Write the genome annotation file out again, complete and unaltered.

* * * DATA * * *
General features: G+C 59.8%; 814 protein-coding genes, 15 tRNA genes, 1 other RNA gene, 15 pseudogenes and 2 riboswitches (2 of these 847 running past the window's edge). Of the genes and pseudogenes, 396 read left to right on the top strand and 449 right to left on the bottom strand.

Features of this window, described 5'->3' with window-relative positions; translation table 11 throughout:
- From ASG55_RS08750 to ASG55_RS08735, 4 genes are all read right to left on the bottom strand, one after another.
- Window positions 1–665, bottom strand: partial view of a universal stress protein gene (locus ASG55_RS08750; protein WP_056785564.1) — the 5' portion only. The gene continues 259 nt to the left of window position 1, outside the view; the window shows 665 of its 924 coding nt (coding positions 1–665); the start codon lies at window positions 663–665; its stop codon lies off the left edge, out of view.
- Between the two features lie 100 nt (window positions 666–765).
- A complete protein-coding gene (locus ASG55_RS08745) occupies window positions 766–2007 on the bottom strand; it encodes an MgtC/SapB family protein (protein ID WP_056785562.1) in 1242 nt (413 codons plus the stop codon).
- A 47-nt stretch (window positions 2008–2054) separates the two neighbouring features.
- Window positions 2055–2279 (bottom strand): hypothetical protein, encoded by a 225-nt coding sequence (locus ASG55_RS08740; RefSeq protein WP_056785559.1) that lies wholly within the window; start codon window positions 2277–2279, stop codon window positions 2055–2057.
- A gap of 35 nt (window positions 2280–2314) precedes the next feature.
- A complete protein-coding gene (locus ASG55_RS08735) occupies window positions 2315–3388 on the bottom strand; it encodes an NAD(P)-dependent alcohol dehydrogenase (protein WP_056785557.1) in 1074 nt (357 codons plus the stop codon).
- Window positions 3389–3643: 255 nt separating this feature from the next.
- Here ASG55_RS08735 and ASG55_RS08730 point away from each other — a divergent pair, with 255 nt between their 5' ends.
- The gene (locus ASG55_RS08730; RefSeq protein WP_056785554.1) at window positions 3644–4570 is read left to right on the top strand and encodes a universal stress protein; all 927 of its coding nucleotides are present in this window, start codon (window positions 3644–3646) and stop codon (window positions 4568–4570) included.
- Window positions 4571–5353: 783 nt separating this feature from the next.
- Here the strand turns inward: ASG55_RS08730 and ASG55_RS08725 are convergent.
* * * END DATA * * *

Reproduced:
General features: G+C 59.8%; 814 protein-coding genes, 15 tRNA genes, 1 other RNA gene, 15 pseudogenes and 2 riboswitches (2 of these 847 running past the window's edge). Of the genes and pseudogenes, 396 read left to right on the top strand and 449 right to left on the bottom strand.

Features of this window, described 5'->3' with window-relative positions; translation table 11 throughout:
- From ASG55_RS08750 to ASG55_RS08735, 4 genes are all read right to left on the bottom strand, one after another.
- Window positions 1–665, bottom strand: partial view of a universal stress protein gene (locus ASG55_RS08750; protein WP_056785564.1) — the 5' portion only. The gene continues 259 nt to the left of window position 1, outside the view; the window shows 665 of its 924 coding nt (coding positions 1–665); the start codon lies at window positions 663–665; its stop codon lies off the left edge, out of view.
- Between the two features lie 100 nt (window positions 666–765).
- A complete protein-coding gene (locus ASG55_RS08745) occupies window positions 766–2007 on the bottom strand; it encodes an MgtC/SapB family protein (protein ID WP_056785562.1) in 1242 nt (413 codons plus the stop codon).
- A 47-nt stretch (window positions 2008–2054) separates the two neighbouring features.
- Window positions 2055–2279 (bottom strand): hypothetical protein, encoded by a 225-nt coding sequence (locus ASG55_RS08740; RefSeq protein WP_056785559.1) that lies wholly within the window; start codon window positions 2277–2279, stop codon window positions 2055–2057.
- A gap of 35 nt (window positions 2280–2314) precedes the next feature.
- A complete protein-coding gene (locus ASG55_RS08735) occupies window positions 2315–3388 on the bottom strand; it encodes an NAD(P)-dependent alcohol dehydrogenase (protein WP_056785557.1) in 1074 nt (357 codons plus the stop codon).
- Window positions 3389–3643: 255 nt separating this feature from the next.
- Here ASG55_RS08735 and ASG55_RS08730 point away from each other — a divergent pair, with 255 nt between their 5' ends.
- The gene (locus ASG55_RS08730; RefSeq protein WP_056785554.1) at window positions 3644–4570 is read left to right on the top strand and encodes a universal stress protein; all 927 of its coding nucleotides are present in this window, start codon (window positions 3644–3646) and stop codon (window positions 4568–4570) included.
- Window positions 4571–5353: 783 nt separating this feature from the next.
- Here the strand turns inward: ASG55_RS08730 and ASG55_RS08725 are convergent.